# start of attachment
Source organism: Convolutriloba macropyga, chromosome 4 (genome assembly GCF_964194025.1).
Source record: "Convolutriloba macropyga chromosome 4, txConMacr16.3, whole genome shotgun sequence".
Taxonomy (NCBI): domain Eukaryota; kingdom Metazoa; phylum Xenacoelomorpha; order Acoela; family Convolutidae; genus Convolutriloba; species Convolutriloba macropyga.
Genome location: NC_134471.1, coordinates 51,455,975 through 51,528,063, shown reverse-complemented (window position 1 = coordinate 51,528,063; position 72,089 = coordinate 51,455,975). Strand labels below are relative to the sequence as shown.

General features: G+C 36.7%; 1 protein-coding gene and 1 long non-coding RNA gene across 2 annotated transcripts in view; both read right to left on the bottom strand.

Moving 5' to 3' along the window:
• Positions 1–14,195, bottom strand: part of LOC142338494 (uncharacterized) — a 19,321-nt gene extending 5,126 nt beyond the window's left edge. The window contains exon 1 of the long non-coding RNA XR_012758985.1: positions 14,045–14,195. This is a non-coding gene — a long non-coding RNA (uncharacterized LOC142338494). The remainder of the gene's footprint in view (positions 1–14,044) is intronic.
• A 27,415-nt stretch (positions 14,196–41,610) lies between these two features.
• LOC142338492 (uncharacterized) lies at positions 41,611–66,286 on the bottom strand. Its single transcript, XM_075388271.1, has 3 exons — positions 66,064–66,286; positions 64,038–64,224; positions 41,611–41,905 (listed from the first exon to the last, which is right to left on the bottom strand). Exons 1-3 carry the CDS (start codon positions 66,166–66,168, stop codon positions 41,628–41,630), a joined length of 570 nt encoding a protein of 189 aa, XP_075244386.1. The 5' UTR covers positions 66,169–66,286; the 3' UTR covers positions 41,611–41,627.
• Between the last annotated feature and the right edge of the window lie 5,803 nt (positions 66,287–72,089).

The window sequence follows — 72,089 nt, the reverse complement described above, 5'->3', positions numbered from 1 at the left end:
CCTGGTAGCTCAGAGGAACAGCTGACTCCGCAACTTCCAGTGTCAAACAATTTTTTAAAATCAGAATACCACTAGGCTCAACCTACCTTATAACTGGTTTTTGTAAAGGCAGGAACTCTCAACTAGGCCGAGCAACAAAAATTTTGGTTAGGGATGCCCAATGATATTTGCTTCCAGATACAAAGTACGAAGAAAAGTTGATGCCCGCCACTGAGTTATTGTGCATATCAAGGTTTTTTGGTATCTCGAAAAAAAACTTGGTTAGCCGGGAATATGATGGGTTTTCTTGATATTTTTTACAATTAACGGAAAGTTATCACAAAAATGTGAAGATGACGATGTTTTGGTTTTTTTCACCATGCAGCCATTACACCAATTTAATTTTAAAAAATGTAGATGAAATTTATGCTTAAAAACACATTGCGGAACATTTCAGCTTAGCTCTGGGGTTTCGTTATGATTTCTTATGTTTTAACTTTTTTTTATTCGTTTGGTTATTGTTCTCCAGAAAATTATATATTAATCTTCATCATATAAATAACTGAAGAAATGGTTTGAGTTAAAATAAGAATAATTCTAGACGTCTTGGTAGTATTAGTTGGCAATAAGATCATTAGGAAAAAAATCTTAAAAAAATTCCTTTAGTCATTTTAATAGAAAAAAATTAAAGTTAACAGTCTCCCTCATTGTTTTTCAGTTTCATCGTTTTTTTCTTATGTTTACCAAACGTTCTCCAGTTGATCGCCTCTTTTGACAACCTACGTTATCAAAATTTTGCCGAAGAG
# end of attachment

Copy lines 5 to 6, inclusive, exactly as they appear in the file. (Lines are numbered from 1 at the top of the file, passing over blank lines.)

General features: G+C 36.7%; 1 protein-coding gene and 1 long non-coding RNA gene across 2 annotated transcripts in view; both read right to left on the bottom strand.

Moving 5' to 3' along the window: